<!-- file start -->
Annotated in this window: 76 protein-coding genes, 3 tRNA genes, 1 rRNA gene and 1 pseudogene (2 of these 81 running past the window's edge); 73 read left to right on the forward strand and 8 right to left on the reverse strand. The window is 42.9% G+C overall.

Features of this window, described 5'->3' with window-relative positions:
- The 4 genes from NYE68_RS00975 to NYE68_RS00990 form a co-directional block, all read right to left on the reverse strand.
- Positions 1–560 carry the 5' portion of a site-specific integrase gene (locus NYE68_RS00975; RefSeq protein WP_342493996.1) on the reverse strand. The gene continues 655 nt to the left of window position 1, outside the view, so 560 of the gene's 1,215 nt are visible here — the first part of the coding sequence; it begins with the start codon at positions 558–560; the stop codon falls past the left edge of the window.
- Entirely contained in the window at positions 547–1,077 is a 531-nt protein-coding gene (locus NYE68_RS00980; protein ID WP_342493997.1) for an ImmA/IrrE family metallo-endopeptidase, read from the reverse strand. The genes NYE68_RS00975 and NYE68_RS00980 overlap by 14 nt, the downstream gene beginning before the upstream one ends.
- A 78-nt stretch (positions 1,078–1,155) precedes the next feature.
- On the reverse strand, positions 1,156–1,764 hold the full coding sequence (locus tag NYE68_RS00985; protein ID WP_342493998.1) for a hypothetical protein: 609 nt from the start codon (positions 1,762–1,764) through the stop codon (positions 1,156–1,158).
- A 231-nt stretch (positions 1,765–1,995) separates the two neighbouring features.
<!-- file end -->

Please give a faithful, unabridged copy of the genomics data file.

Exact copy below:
Annotated in this window: 76 protein-coding genes, 3 tRNA genes, 1 rRNA gene and 1 pseudogene (2 of these 81 running past the window's edge); 73 read left to right on the forward strand and 8 right to left on the reverse strand. The window is 42.9% G+C overall.

Features of this window, described 5'->3' with window-relative positions:
- The 4 genes from NYE68_RS00975 to NYE68_RS00990 form a co-directional block, all read right to left on the reverse strand.
- Positions 1–560 carry the 5' portion of a site-specific integrase gene (locus NYE68_RS00975; RefSeq protein WP_342493996.1) on the reverse strand. The gene continues 655 nt to the left of window position 1, outside the view, so 560 of the gene's 1,215 nt are visible here — the first part of the coding sequence; it begins with the start codon at positions 558–560; the stop codon falls past the left edge of the window.
- Entirely contained in the window at positions 547–1,077 is a 531-nt protein-coding gene (locus NYE68_RS00980; protein ID WP_342493997.1) for an ImmA/IrrE family metallo-endopeptidase, read from the reverse strand. The genes NYE68_RS00975 and NYE68_RS00980 overlap by 14 nt, the downstream gene beginning before the upstream one ends.
- A 78-nt stretch (positions 1,078–1,155) precedes the next feature.
- On the reverse strand, positions 1,156–1,764 hold the full coding sequence (locus tag NYE68_RS00985; protein ID WP_342493998.1) for a hypothetical protein: 609 nt from the start codon (positions 1,762–1,764) through the stop codon (positions 1,156–1,158).
- A 231-nt stretch (positions 1,765–1,995) separates the two neighbouring features.